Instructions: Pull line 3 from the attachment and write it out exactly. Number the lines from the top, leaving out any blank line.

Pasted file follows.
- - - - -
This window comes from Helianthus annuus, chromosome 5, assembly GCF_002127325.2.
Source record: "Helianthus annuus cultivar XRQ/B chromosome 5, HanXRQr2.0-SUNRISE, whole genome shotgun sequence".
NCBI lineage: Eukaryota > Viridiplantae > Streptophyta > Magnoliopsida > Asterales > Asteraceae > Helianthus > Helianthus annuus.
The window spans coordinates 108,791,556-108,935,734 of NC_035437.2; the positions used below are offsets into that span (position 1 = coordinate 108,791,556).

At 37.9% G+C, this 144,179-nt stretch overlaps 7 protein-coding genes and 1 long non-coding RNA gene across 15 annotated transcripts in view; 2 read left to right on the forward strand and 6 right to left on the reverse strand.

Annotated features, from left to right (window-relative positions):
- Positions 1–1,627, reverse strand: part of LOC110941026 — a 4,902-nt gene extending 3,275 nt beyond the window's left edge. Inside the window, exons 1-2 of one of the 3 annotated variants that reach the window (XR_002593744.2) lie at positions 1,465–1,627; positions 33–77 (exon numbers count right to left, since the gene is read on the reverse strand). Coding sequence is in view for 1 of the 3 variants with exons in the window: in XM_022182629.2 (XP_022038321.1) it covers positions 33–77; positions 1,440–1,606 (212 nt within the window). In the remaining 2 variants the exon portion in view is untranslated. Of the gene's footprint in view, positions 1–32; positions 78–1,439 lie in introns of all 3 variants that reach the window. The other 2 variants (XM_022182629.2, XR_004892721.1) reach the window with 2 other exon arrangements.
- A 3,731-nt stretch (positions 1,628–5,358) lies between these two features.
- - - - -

NCBI lineage: Eukaryota > Viridiplantae > Streptophyta > Magnoliopsida > Asterales > Asteraceae > Helianthus > Helianthus annuus.